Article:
Welcome to the Chubby Chatterbox Newsletter, where I’ll be posting favorites from the Chubby Chatterbox archives. In addition, my complete thriller Return of the Mary Celeste will soon be serialized here for those who have asked for something beyond a regular post.

My novel is based on a true event, arguably the greatest maritime mystery of all time. In 1872 the crew and passengers of Boston brigantine Mary Celeste abandoned their seaworthy ship and its valuable cargo, vanishing in the middle of the Atlantic. Speculation over their fate has never abated. History records that after the Mary Celeste tragedy no one from that fateful voyage was ever seen again. History is about to be rewritten…

Return of the Mary Celeste

Prologue

Tragedy struck the brigantine Mary Celeste on the morning of November 25, 1872. The hourly log was later recovered from the deserted vessel; At 8 a.m. the last notation was made. By 9 a.m. no one remained aboard to chalk the next entry.

Something had terrified Captain Benjamin Briggs and his crew, prompting the seasoned skipper to make a decision certain to affect not only himself, his ship and crew, but his family as well—his wife and two year old daughter were aboard Mary Celeste. Much ink has been spilled in fanciful and scientific attempts to explain the calamity that engulfed this perfectly seaworthy ship, yet all that is known for certain is this: in a matter of minutes Captain Briggs became convinced that the only way to save their lives was by ordering everyone into a hastily launched lifeboat. By giving the order to abandon ship, he also launched the greatest of all maritime mysteries.

On December 5, 1872, a month after leaving New York Harbor, Mary Celeste was found drifting on a calm and empty sea. The ship was in fine condition, perfectly intact with valuable cargo safely stored in her hold, but the crew and passengers had vanished. None were ever seen again.

Until now….

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Peculiar Picture #38

September 30, 2015

 

 

 

I’m sure you’re aware of the story about a young CEO who purchased a pharmaceutical company and hiked the price of a decades-old pill five thousand percent. Martin Shkreli quickly passed the likes of George Zimmerman and Kim Davis as the most hated person in America when he raised the price of Daraprim, which keeps thousands of people alive, from $13.50 per tablet to $750.00.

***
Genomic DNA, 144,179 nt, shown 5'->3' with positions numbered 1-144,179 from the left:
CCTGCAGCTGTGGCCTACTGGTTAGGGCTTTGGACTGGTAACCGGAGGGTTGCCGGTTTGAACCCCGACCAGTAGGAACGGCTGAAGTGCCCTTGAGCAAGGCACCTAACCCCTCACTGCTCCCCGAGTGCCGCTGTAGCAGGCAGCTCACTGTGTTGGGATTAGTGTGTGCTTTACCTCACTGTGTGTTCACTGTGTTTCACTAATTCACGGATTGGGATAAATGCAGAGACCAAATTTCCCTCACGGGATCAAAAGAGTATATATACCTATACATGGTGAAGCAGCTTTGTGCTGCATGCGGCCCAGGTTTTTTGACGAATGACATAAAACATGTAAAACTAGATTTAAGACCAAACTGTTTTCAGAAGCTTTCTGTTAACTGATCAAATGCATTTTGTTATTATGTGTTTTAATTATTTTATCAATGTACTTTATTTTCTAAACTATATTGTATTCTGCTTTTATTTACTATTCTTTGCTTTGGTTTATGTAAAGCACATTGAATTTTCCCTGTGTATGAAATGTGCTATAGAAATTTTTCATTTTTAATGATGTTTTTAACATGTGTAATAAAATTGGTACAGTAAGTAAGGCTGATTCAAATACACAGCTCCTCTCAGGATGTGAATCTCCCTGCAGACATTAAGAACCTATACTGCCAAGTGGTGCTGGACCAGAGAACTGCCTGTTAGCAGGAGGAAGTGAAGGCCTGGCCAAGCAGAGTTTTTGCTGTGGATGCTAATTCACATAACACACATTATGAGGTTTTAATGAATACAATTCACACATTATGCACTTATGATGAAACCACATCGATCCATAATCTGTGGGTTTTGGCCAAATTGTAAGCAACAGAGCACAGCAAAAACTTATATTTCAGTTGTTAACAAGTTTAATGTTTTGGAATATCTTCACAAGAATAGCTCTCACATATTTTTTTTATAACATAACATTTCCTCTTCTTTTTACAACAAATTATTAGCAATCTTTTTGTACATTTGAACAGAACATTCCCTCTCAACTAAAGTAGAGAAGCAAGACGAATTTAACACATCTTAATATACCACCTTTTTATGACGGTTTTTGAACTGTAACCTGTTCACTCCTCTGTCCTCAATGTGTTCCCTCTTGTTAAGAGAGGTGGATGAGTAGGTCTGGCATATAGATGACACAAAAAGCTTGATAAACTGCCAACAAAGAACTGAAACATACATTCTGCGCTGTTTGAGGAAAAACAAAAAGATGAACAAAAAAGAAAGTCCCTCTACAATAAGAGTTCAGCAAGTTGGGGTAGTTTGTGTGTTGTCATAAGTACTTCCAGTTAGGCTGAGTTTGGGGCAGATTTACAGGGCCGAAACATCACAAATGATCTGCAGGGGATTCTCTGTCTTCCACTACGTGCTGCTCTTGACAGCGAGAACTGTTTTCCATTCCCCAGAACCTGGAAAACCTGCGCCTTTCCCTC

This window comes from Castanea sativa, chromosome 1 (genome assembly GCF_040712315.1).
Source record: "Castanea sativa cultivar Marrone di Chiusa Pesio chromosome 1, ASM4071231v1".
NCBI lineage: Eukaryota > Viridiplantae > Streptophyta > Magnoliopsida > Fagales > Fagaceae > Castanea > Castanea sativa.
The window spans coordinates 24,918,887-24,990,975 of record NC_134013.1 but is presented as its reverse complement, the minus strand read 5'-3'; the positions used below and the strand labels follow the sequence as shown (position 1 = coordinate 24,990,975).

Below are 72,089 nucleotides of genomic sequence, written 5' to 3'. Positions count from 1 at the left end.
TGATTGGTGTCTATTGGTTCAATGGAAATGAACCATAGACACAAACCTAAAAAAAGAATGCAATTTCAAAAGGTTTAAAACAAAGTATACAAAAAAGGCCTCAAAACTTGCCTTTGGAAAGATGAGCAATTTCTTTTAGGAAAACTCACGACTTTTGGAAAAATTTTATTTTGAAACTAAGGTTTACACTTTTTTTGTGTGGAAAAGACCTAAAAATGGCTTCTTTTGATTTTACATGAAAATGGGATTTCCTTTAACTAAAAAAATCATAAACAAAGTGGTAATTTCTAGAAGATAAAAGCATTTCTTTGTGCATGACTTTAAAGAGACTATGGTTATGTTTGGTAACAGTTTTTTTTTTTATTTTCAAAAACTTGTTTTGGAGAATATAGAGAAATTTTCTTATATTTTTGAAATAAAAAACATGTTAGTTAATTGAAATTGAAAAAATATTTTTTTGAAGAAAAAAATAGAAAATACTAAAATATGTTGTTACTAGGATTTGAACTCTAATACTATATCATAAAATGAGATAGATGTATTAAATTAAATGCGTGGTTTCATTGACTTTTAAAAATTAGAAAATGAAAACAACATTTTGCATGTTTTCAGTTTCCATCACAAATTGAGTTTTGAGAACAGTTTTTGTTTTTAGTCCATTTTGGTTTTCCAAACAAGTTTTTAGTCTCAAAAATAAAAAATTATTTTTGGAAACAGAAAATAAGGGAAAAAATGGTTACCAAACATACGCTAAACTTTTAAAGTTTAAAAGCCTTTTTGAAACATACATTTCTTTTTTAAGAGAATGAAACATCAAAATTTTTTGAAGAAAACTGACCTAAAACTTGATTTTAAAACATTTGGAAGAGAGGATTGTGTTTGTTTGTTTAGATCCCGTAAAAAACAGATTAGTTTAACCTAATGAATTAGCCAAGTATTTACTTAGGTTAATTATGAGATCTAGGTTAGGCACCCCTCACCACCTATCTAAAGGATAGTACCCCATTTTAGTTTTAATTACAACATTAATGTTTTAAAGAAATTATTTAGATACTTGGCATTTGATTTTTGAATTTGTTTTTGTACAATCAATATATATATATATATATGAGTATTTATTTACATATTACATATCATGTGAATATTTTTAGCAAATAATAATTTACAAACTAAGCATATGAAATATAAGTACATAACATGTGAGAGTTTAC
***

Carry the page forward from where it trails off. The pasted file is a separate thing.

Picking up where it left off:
This tale of consummate greed sprang to mind when I pulled this illustration from my files. Created years ago for The Oregonian, Portland’s premier newspaper, it was to accompany an article on rising drug prices. My artwork had been approved by the art director, but the story was pulled and never ran in the paper. This was fairly common and no explanation was given, although I did get paid for my artwork.

 

 

 

           

My idea was to create a castle from prescription bottles to represent the pharmaceutical companies, stormed by a knight on a white horse attacking greed in the form of the huge profit-loving snake, a St. George and the Dragon sort of image. I can’t recall why I decided on a snake instead of a dragon, which would have been more fun to paint.

           

It’s been fifteen years since I created this image, and the prices of medicine and health care have continued to rise. I’d hoped by now that images like this would be faint reminders of a time long ago when corporate greed made it necessary for many people to chose between food and medicine, but that hasn’t proven to be the case.

 

Stories of cold-hearted avarice, like the one involving this young CEO, make my blood boil. I need to take a chill pill but unfortunately I’m all out. I wonder how much they’ve gone up in price since my last refill.

 

 

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Comments

22 Comments
The greed in this country by those who already have more than they need is disgusting. what the hell happened to America?
By: Ellen Abbott on September 30, 2015
Why would anyone want money at the expense of someone life? I know, that is a stupid question because there are people that walk this earth and do that every day. Just do not understand how they were born missing the human gene.
By: Tabor on September 30, 2015
I can see the price going up as costs go up, but not just because he can and by so much. Criminal. Excellent image. Who knows, you might have a chance to use it in the near future?
By: Alex J. Cavanaugh on September 30, 2015